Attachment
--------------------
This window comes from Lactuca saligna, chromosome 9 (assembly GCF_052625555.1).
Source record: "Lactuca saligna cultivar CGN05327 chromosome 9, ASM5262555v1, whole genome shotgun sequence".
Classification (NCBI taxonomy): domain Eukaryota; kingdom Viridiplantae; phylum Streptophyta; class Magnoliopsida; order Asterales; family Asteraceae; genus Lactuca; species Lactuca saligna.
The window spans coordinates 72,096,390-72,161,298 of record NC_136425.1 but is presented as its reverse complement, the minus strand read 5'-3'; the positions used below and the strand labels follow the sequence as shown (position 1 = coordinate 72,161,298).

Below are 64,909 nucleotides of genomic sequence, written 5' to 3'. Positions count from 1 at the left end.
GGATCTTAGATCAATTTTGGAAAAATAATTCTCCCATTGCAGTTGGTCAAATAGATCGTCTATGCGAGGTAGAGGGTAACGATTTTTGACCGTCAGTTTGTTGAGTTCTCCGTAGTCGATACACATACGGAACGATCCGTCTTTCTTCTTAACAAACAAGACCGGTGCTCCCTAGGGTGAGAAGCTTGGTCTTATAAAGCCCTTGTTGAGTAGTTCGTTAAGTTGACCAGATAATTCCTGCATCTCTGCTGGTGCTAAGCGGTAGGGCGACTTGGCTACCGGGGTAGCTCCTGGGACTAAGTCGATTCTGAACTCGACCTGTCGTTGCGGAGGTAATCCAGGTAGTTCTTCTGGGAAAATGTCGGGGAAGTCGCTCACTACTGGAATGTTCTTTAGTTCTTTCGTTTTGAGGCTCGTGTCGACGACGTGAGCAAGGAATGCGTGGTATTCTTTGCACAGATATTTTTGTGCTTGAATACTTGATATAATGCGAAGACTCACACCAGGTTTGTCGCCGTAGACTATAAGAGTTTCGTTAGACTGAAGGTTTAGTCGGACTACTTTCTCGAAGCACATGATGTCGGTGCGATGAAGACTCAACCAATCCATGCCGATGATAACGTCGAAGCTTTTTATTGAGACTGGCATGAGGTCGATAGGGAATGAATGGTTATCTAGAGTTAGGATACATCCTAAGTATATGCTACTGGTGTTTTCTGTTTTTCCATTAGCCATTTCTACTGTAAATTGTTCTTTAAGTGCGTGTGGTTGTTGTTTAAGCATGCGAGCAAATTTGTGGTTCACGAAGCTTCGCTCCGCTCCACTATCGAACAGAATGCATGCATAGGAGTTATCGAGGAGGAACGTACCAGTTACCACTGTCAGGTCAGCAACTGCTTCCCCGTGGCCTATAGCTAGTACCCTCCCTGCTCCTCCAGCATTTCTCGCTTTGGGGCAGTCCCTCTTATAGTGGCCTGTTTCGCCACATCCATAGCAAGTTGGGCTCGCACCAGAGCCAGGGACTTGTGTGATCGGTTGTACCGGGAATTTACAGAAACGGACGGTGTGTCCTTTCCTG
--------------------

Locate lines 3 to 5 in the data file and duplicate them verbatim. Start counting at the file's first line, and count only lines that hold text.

Classification (NCBI taxonomy): domain Eukaryota; kingdom Viridiplantae; phylum Streptophyta; class Magnoliopsida; order Asterales; family Asteraceae; genus Lactuca; species Lactuca saligna.
The window spans coordinates 72,096,390-72,161,298 of record NC_136425.1 but is presented as its reverse complement, the minus strand read 5'-3'; the positions used below and the strand labels follow the sequence as shown (position 1 = coordinate 72,161,298).

Below are 64,909 nucleotides of genomic sequence, written 5' to 3'. Positions count from 1 at the left end.